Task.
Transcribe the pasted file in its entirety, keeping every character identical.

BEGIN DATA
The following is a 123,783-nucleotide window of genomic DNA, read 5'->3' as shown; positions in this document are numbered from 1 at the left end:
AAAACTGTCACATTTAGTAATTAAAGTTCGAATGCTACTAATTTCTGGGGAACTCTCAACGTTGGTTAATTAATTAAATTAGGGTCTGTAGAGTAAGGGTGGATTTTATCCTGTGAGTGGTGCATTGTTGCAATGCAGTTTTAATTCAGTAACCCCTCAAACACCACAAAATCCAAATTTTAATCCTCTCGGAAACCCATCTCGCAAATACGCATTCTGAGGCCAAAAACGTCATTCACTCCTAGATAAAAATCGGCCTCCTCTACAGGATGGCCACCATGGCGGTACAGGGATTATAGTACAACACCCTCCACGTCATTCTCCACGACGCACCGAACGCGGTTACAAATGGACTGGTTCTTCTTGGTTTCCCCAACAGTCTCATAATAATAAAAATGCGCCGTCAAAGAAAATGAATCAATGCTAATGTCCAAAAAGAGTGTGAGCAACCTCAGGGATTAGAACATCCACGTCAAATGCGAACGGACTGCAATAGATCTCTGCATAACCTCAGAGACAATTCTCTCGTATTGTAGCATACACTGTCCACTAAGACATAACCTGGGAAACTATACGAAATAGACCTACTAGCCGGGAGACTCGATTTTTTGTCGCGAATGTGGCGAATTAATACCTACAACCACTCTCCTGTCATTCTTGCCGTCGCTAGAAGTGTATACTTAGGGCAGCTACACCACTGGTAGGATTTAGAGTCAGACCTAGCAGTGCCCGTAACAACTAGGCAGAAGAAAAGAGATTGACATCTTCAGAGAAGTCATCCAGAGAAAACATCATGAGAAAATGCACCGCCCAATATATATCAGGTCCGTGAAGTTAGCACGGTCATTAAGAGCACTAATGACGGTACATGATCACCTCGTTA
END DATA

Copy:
The following is a 123,783-nucleotide window of genomic DNA, read 5'->3' as shown; positions in this document are numbered from 1 at the left end:
AAAACTGTCACATTTAGTAATTAAAGTTCGAATGCTACTAATTTCTGGGGAACTCTCAACGTTGGTTAATTAATTAAATTAGGGTCTGTAGAGTAAGGGTGGATTTTATCCTGTGAGTGGTGCATTGTTGCAATGCAGTTTTAATTCAGTAACCCCTCAAACACCACAAAATCCAAATTTTAATCCTCTCGGAAACCCATCTCGCAAATACGCATTCTGAGGCCAAAAACGTCATTCACTCCTAGATAAAAATCGGCCTCCTCTACAGGATGGCCACCATGGCGGTACAGGGATTATAGTACAACACCCTCCACGTCATTCTCCACGACGCACCGAACGCGGTTACAAATGGACTGGTTCTTCTTGGTTTCCCCAACAGTCTCATAATAATAAAAATGCGCCGTCAAAGAAAATGAATCAATGCTAATGTCCAAAAAGAGTGTGAGCAACCTCAGGGATTAGAACATCCACGTCAAATGCGAACGGACTGCAATAGATCTCTGCATAACCTCAGAGACAATTCTCTCGTATTGTAGCATACACTGTCCACTAAGACATAACCTGGGAAACTATACGAAATAGACCTACTAGCCGGGAGACTCGATTTTTTGTCGCGAATGTGGCGAATTAATACCTACAACCACTCTCCTGTCATTCTTGCCGTCGCTAGAAGTGTATACTTAGGGCAGCTACACCACTGGTAGGATTTAGAGTCAGACCTAGCAGTGCCCGTAACAACTAGGCAGAAGAAAAGAGATTGACATCTTCAGAGAAGTCATCCAGAGAAAACATCATGAGAAAATGCACCGCCCAATATATATCAGGTCCGTGAAGTTAGCACGGTCATTAAGAGCACTAATGACGGTACATGATCACCTCGTTA